The Weekend Takeaways
At this point in the Rockies’ season, sitting in the sub-basement of the NL West and with their franchise pillar traded away to a contender, all that’s really left is to play spoiler. And even that’s up for debate, because it would be okay to skid right to the top pick in next year’s draft, right?
That franchise-wide dilemma unfortunately masks the fact that the Rockies’ lineup has some of the best offensive talent in baseball. Nolan Arenado has improved on his already bountiful promise by piling up 5.0 WARP so far this season, with his bat playing just as big a role as his already vaunted glove.
Carlos Gonzalez has been doing even better lately, mashing at a rate unmatched in the game and doing it in the most disruptive way possible, as he almost singlehandedly sank the Nationals in the Rockies’ series victory this weekend. Gonzalez this month hasn’t quite continued the scorching pace set by his .403 ISO in July, but this past series hints at a return to similar form, because he hit three dingers.
The first came on Friday in the eighth inning, with the Nats nursing a 4-1 lead and Drew Storen on the mound:
That go-ahead grand slam sealed Friday’s matchup for the Rockies. After being stymied by Stephen Strasburg on Saturday, Gonzalez was back to his normal mashing on Sunday, drilling these two dingers off Max Scherzer to lead the Rockies’ barrage.
Gonzalez has been on a steady offensive surge since mid-May, when his average sat below the Mendoza line and he was hitting for about as much power as Dee Gordon. (Seriously, check the ISO figures.) He’s getting a lot of hits, and he’s hitting a lot of dingers. If you do those things, you’ll generally succeed! I should write a self-help book.
Here’s a teaser for that book’s second chapter: Hit more liners. Gonzalez is pretty athletic, but I wouldn’t call him a speedster. When he hits grounders, it’s not a good thing, generally, because they’re either weakly struck or going right into the shift. In April and May, Gonzalez was doing just that 52 and 55 percent of the time, respectively.
In June, his groundball percentage, per FanGraphs, plummeted to 37 percent, and that’s right about when Gonzalez’s fortunes started to turn. He corrected a little bit in July, with that percentage going back up to 49 percent, but Gonzalez was scorching hot by then. In recent months, Gonzalez has been striking out a bit more and walking less, but he’s never been the type of hitter to make his name due to his contact rate.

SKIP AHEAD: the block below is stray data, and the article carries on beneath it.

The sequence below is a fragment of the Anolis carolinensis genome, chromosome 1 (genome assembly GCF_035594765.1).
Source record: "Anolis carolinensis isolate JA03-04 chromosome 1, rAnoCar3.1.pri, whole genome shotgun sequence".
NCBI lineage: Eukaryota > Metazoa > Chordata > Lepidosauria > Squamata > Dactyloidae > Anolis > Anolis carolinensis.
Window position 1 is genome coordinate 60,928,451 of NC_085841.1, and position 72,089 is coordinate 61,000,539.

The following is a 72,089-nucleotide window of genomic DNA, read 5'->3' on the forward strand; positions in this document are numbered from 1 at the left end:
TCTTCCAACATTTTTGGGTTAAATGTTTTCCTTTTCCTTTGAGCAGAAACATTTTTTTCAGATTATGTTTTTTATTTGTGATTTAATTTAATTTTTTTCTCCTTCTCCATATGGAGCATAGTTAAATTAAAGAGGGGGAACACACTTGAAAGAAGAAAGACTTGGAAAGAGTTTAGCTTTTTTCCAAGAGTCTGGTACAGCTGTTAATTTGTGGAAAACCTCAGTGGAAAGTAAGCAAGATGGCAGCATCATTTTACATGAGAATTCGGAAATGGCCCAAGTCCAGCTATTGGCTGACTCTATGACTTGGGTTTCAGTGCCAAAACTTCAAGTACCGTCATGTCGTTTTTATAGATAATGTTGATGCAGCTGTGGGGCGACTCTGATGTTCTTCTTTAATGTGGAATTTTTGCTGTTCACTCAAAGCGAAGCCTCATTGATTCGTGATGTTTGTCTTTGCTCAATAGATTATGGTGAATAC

Take a look at the two Baseball Savant spray charts below, especially the clusters of dots about where the second baseman would be positioned.
The left chart is from April to the beginning of June, and the right is from June onward. Early in the season, Gonzalez’s outs pulled on the ground to second base were balls hit decently hard, but right into the shift with which teams had learned to play him. But later on, the balls that ended up there were softly hit and likely rolled over, i.e. the hits that would have been outs anyways. The ones that Gonzalez scalds, meanwhile, are in the air and headed to the outfield.
Groundballs are generally more often subject to the fluctuations associated with BABIP, and they’re the hits that allow guys like Dee Gordon to build unsustainably high averages. But Carlos Gonzalez is not Dee Gordon, and now that he’s realized that, his production is better off for it.
Bryant has been fine in his own right, with 15 dingers and a .360 OBP in 101 games, but he’s also second in the league in strikeouts and second-to-last in making contact. Prospect evaluators expressed concerns that the long levers and steep plane in Bryant’s swing could produce contact difficulties, and right now they’re being proven right.
Schwarber, on the other hand, got called up, mashed, got sent down, then called up again, and has mashed some more. He has a .341 average and .429 OBP in all, and the Cubs have won 10 of 11, with Schwarber contributing four hits in a sweep of the Giants this weekend.
On Friday, he reached out and stroked a two-run go-ahead single off Kelby Tomlinson‘s glove in the fifth inning, after he had scored the game’s first run when he doubled off Ryan Vogelsong in the first inning and came around on Chris Coghlan‘s single … off Kelby Tomlinson’s glove. Rough game for that guy; rougher still for his glove.
Then, on Saturday, Schwarber had two singles, the latter of which drove Dexter Fowler home to expand the Cubs’ lead to 8-3.
The book on Schwarber tells us that his defensive profile (or lack thereof) is the biggest concern when it comes to his future value. He played left field this weekend, and seemed okay! He had no errors, at least. Schwarber’s line so far in left field is 42 innings played, eight putouts, no assists and no errors. Here he is on Friday, making a good play to judge, track, and finish a nice running catch on Angel Pagan‘s drive to the wall.
Should the Cubs choose to stick Schwarber in left because they really want his bat in the lineup but have Miguel Montero already at catcher, it might work out for the team. Or it might not. We have far too small a sample size to tell, really. Schwarber was worth -1 DRS through five plays made, and that might improve, or it might get worse. Defense can be tricky and unpredictable: Nolan Arenado went from being a below-average defender in the low minors to an awesome defender in the majors. That might happen with Schwarber!